In 1991, Davis was convicted in the shooting death off-duty Savannah police officer Mark MacPhail, and was subsequently sentenced to death. Since that time, seven of the prosecutions nine witnesses have either contradicted or recanted entirely the testimony they gave following the 1989 murder (click here to read excerpts of those recantations), suggesting that Davis’s conviction might have been in error. In August of last year, the U.S. Supreme Court ordered that Davis be granted a hearing during which new evidence — evidence that didn’t exist at the time of Davis’s trial — would be heard in Georgia trial court; that court is instructed to report its findings back to the Supreme Court. Davis’s case marks the first time the Supreme Court has handed down such an order.
Amnesty International, advocating on Davis’s behalf, arranged a conference call this morning so members of the media could discuss the hearing with Amnesty International executive director Larry Cox and Georgia State law professor Anne Emanuel. Questions about how the hearing would go down proved difficult to answer, mostly because there's never been a hearing like this before.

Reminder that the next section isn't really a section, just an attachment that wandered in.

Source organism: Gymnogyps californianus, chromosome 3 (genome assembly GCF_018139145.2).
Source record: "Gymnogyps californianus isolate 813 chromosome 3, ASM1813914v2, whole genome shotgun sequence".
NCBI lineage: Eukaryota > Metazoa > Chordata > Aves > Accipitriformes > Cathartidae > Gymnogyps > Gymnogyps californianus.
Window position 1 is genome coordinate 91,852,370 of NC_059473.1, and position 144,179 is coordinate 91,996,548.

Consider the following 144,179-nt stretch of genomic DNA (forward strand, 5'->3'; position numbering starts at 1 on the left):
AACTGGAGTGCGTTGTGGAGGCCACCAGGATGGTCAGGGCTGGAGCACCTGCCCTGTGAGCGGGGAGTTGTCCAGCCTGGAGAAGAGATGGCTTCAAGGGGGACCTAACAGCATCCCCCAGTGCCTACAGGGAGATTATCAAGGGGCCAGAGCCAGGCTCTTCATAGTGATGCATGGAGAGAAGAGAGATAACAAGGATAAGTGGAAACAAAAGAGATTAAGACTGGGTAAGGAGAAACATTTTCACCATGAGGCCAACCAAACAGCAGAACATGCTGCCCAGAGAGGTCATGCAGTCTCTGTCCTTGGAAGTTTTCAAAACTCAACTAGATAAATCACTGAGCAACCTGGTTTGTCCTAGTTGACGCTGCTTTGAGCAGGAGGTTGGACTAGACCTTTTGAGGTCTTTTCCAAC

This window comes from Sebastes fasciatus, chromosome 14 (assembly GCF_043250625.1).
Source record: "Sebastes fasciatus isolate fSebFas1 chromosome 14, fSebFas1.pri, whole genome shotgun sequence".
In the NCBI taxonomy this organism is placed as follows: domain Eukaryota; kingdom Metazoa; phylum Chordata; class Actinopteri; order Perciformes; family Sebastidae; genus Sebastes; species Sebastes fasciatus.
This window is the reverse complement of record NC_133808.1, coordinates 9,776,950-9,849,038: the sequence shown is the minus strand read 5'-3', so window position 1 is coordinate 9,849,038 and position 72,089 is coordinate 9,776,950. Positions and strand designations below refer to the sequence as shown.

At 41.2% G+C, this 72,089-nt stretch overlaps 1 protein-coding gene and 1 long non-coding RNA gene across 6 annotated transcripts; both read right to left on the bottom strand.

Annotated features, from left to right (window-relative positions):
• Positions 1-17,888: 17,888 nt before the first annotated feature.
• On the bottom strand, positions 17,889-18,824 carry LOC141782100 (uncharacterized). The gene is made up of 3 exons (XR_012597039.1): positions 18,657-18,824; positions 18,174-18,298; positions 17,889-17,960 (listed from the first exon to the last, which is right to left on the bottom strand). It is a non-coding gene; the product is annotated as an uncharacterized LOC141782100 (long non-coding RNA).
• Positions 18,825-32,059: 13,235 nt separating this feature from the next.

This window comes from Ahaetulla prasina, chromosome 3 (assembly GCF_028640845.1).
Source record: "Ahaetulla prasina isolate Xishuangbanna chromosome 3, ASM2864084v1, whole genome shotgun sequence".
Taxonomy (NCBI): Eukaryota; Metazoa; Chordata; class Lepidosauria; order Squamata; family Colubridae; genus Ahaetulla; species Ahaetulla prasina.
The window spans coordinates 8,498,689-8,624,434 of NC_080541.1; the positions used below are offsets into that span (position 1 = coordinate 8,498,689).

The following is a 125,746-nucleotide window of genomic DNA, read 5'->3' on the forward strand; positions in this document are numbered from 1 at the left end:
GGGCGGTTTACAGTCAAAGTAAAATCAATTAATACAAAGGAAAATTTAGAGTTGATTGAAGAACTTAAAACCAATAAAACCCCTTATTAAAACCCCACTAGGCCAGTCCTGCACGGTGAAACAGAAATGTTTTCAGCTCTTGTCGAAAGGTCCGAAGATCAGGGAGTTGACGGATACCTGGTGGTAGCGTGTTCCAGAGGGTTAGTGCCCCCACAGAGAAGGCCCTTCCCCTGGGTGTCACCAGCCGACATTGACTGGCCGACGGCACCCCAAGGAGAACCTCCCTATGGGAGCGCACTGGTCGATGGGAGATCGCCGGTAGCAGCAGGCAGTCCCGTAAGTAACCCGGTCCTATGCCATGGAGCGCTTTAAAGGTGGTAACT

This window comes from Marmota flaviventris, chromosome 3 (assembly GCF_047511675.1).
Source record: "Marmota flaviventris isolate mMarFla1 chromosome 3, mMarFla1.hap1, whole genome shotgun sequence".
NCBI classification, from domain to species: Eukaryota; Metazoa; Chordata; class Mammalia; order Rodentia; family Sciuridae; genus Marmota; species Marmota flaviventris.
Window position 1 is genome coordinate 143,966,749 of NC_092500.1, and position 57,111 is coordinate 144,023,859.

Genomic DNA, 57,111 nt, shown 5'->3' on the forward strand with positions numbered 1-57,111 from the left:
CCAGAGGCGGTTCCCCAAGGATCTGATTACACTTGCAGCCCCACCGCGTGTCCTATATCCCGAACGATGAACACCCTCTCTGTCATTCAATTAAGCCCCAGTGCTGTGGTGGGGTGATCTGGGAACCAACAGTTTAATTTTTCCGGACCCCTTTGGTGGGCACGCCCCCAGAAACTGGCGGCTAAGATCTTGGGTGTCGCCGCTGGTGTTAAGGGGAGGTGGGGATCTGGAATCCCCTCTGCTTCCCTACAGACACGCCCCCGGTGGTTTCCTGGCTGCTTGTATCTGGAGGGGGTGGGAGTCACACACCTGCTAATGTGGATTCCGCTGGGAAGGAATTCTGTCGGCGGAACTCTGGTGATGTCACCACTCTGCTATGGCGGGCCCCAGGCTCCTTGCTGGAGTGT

Says Emanuel, “[Everyone is] wondering how this will proceed because it is so extraordinary and unusual. It’s been asked to receive testimony, findings of fact to clearly establish innocence … it would appear that the trial court will follow that direction, whatever form their report takes.”
Besides proving their client's innocence beyond a reasonable doubt — which Cox likens to "turning the burden of proof on its head" — Davis's counsel has the unique challenge of arguing that executing Davis, if he is indeed innocent, would be a violation of his constitutional rights. The Supreme Court has been ambiguous about whether that's actually the case.
"The Court has never clearly said that it violates the Constitiution to execute an innocent person," says Emanuel. "The argument is that the Constitution is an enumerated document — if it’s not there, it’s not unconstitutional under our legal system."
It remains unclear whether the prosecution, represented by Attorney General Thurbert Baker's office, will present any new evidence against Davis (they will, however, have the ability to cross-examine the defense's witnesses), or whether Davis will take the stand. Amnesty International confirms that Davis will be present at the hearing, which will be held at Tomochichi Courthouse and Federal Building in Savannah.
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